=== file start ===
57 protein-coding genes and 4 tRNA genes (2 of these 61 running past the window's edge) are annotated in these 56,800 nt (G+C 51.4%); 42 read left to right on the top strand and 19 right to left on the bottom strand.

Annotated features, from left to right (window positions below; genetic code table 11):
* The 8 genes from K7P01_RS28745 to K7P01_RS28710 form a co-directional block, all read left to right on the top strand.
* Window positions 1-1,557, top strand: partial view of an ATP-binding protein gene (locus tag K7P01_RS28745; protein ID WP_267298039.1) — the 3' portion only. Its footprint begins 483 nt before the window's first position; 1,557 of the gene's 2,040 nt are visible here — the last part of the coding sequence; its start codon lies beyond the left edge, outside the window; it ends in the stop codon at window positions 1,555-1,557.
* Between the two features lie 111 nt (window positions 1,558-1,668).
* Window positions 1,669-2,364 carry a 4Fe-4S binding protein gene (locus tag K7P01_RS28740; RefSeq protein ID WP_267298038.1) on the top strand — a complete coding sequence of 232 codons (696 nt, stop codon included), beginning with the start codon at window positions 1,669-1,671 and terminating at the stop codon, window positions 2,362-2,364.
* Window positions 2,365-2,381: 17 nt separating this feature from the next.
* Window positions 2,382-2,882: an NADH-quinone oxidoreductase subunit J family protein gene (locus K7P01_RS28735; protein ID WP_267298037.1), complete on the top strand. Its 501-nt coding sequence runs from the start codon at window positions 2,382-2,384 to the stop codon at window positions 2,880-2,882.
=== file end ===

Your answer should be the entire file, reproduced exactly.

57 protein-coding genes and 4 tRNA genes (2 of these 61 running past the window's edge) are annotated in these 56,800 nt (G+C 51.4%); 42 read left to right on the top strand and 19 right to left on the bottom strand.

Annotated features, from left to right (window positions below; genetic code table 11):
* The 8 genes from K7P01_RS28745 to K7P01_RS28710 form a co-directional block, all read left to right on the top strand.
* Window positions 1-1,557, top strand: partial view of an ATP-binding protein gene (locus tag K7P01_RS28745; protein ID WP_267298039.1) — the 3' portion only. Its footprint begins 483 nt before the window's first position; 1,557 of the gene's 2,040 nt are visible here — the last part of the coding sequence; its start codon lies beyond the left edge, outside the window; it ends in the stop codon at window positions 1,555-1,557.
* Between the two features lie 111 nt (window positions 1,558-1,668).
* Window positions 1,669-2,364 carry a 4Fe-4S binding protein gene (locus tag K7P01_RS28740; RefSeq protein ID WP_267298038.1) on the top strand — a complete coding sequence of 232 codons (696 nt, stop codon included), beginning with the start codon at window positions 1,669-1,671 and terminating at the stop codon, window positions 2,362-2,364.
* Window positions 2,365-2,381: 17 nt separating this feature from the next.
* Window positions 2,382-2,882: an NADH-quinone oxidoreductase subunit J family protein gene (locus K7P01_RS28735; protein ID WP_267298037.1), complete on the top strand. Its 501-nt coding sequence runs from the start codon at window positions 2,382-2,384 to the stop codon at window positions 2,880-2,882.